In view of scarce off-street parking at home for installing home chargers, the owners heavily rely on public charging infrastructure to power their electric vehicles. In a recent Q&A session with Mr Diego Garcia Carvajal, Manager of the European Copper Institute, we delved into the topic of how to enhance EV charging infrastructure and the crucial role played by the institute in driving EV adoption.
Let us delve more into the highlights of our engaging Q&A session with Mr Diego
LEVS: What is the reason behind your interest and excitement in participating in the panel discussion titled Fast Charging vs. Slow Charging: Pros and Cons for the New Age of Electric Vehicles at the upcoming London EV Show?
Mr Diego: Let me introduce why we are very interested in our participation in the panel Fast charging vs. slow charging: Pros and cons for the new age of electric vehicles. Current electric passenger cars use between 2 and 3 times more copper than the equivalent combustion vehicles. In addition to the Copper used in the charging infrastructure and the renewable generation to feed those vehicles. Our major concern regarding the uptake of electric passenger cars is the deployment of the required urban public infrastructure by 2030. Around 30% of the UK car fleet (40% in EU) haven’t got off-street parking at home where to install a small charger and rely completely on public charging infrastructure to use an EV.
There are two main configurations: slow chargers at residential areas to somehow replicate the off-street use case or rapid hubs (50kW chargers on average) at commercial locations to recharge the weekly energy needs in about one hour. From a societal point of view, the best one is residential because the cost can be half of rapid hubs and the vehicle could provide many services to the grid. But there are no market incentives for it: charge point operators could get more revenues from rapid hubs and many local authorities don’t want or don’t know or don’t have resources or…
What’s on stake? Mainly, the affordability of EVs and, in the long term, to fully decarbonise the car fleet by 2050.
Main challenge? The lack of time to achieve the car decarbonization targets by 2030.
This concern is still not evident for many EV stakeholders and I hope that with this panel UK stakeholders increase the discussion on it to find an agreement of the configuration of the urban public charging infrastructure as sooner possible.”
LEVS: How is the increasing demand for EVs affecting the availability of batteries and accessibility of charging facilities?
In 2020, the British Government set the course to register only zero-emission cars and vans from 2035. And looking at the sales figures is clear that industry and society are following that course. In our view the biggest challenge won’t be battery supply but the deployment of the urban public infrastructure because of the number of points required and the tight time frame. Around 30% of the UK car fleet will only rely on urban public infrastructure to use an EV.
LEVS: How does the European Copper Institute collaborate with other stakeholders, such as battery manufacturers and EV manufacturers, to ensure the efficient and sustainable use of copper in the development of batteries and EV charging infrastructure?
Mr Diego: Regarding the electrification of road transport, our main goal is to accelerate the uptake of electric vehicles, light and heavy duty. Through the identification of the key European policies and advocating for the best provisions to accelerate the transition. We are also very active on some market initiatives to accelerate the assessment of the grid where battery trucks will be recharged. We are members of the Platform for Electromobility, European battery Alliance, European Clean Trucking Alliance and Road Freight Zero.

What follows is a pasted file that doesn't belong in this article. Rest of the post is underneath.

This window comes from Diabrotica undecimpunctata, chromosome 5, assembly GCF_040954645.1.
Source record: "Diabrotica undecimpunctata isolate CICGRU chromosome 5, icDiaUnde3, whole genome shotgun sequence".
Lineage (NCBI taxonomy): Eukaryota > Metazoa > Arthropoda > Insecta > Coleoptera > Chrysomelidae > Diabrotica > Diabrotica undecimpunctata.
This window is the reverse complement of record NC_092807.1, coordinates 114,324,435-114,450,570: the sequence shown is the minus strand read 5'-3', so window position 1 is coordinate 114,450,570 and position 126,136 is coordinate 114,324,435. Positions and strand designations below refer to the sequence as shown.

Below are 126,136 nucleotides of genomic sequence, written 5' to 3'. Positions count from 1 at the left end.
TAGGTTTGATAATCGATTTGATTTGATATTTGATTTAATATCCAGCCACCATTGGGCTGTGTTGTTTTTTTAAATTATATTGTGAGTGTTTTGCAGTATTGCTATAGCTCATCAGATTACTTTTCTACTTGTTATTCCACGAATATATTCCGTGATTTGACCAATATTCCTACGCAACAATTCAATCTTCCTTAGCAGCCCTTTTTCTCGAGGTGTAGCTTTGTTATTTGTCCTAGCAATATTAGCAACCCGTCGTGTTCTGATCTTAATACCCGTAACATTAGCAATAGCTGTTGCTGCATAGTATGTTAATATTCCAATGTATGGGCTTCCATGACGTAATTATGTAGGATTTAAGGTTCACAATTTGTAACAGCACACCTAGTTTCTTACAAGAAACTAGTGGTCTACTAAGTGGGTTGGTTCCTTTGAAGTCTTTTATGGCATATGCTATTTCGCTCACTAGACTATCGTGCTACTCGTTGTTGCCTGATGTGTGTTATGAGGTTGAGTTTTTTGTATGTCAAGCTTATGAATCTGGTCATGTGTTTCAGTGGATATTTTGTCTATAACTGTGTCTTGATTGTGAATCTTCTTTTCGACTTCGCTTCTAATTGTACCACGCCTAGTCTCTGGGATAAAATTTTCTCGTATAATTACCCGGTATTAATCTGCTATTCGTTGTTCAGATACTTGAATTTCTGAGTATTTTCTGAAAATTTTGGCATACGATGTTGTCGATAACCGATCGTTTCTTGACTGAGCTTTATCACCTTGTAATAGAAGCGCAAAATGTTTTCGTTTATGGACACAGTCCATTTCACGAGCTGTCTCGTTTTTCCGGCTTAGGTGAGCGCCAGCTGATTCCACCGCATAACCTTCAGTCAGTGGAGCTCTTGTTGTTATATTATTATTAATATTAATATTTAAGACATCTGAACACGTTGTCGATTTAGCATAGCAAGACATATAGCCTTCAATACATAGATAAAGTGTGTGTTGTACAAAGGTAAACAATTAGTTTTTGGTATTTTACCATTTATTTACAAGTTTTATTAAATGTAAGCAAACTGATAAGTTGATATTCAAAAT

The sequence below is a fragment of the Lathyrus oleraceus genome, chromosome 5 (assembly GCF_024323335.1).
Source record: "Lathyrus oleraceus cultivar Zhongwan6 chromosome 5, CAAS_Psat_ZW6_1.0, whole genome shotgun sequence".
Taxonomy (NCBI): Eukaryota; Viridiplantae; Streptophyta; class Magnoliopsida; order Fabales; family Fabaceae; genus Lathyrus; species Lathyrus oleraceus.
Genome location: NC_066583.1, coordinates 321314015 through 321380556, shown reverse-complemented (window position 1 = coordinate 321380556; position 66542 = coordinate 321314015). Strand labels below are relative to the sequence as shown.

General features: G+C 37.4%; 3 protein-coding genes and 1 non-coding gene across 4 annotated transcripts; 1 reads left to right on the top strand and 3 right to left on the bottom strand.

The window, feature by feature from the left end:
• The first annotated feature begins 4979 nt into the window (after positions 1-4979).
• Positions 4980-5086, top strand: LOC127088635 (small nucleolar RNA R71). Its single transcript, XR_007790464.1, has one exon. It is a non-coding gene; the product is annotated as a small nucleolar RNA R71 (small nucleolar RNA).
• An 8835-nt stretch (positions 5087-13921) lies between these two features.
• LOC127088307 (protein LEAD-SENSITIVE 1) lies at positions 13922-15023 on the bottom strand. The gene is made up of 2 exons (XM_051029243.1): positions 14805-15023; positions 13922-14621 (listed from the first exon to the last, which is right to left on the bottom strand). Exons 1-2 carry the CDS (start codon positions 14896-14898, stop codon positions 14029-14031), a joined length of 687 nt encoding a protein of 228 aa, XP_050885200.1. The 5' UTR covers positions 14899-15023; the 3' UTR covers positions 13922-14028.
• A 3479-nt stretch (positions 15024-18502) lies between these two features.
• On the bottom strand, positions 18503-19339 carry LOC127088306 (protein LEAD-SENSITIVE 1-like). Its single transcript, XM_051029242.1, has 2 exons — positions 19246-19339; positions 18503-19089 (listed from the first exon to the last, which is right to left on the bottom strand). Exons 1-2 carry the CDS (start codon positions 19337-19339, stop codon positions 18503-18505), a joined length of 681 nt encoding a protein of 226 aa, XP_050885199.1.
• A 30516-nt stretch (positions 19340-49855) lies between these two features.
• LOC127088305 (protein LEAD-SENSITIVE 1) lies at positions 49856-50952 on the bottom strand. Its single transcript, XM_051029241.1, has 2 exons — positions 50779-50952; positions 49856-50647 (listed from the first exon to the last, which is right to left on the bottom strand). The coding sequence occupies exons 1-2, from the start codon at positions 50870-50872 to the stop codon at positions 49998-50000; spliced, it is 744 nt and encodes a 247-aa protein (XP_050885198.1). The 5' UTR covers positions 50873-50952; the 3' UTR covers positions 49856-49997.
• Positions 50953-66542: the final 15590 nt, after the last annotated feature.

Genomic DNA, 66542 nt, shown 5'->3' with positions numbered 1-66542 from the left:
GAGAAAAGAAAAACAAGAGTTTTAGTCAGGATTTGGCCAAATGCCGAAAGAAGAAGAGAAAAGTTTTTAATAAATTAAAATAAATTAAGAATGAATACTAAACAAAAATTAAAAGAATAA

LEVS: What are the challenges and opportunities associated with use of copper in EV batteries and charging infrastructure?
Mr Diego: Copper is used as a current collector in the anode of the battery cells because of its electrical conductivity, and also thermal conductivity to extract heat from the interior of the cell. On average, an electric car uses between two and three times the Copper required in the equivalent combustion vehicle, around half in the battery pack.
LEVS: What factors should be considered while choosing between fast charging and slow charging facilities available and how is the use of copper helping it?
Mr. Diego: Although the range of EVs is growing significantly, it’s still relatively common during long journeys to have to stop once to recharge the vehicle. In these cases. the bigger the power of the charger the better to minimise the length of the stop. Very soon they’ll offer 350kw or even more.
However, in urban areas, we think that slow chargers at residential areas is the best solution. To have the chargers where the vehicles are parked for a long time offers the possibility to recharge the vehicle at the lowest price while the battery of the vehicle will be able to provide services to the grid and reduce the cost of electricity in general. With a bigger share of renewable generation, the benefits of slow charging will increase.
LEVS: How do events like the London EV Show contribute to the promotion of Electric Vehicles and the expansion of charging infrastructure?
Mr Diego: 2035 seems far away but it’s not, considering that all new cars will have to be zero-emission and the required charging infrastructure will have to be in place by that date. For this reason, EV events such as the London EV Show are very important to align and coordinate all EV stakeholders, private and public, to achieve these challenging goals. I really appreciated the invitation to this event and to have the opportunity to discuss with many stakeholders in one of the countries in Europe leading the transition to EVs.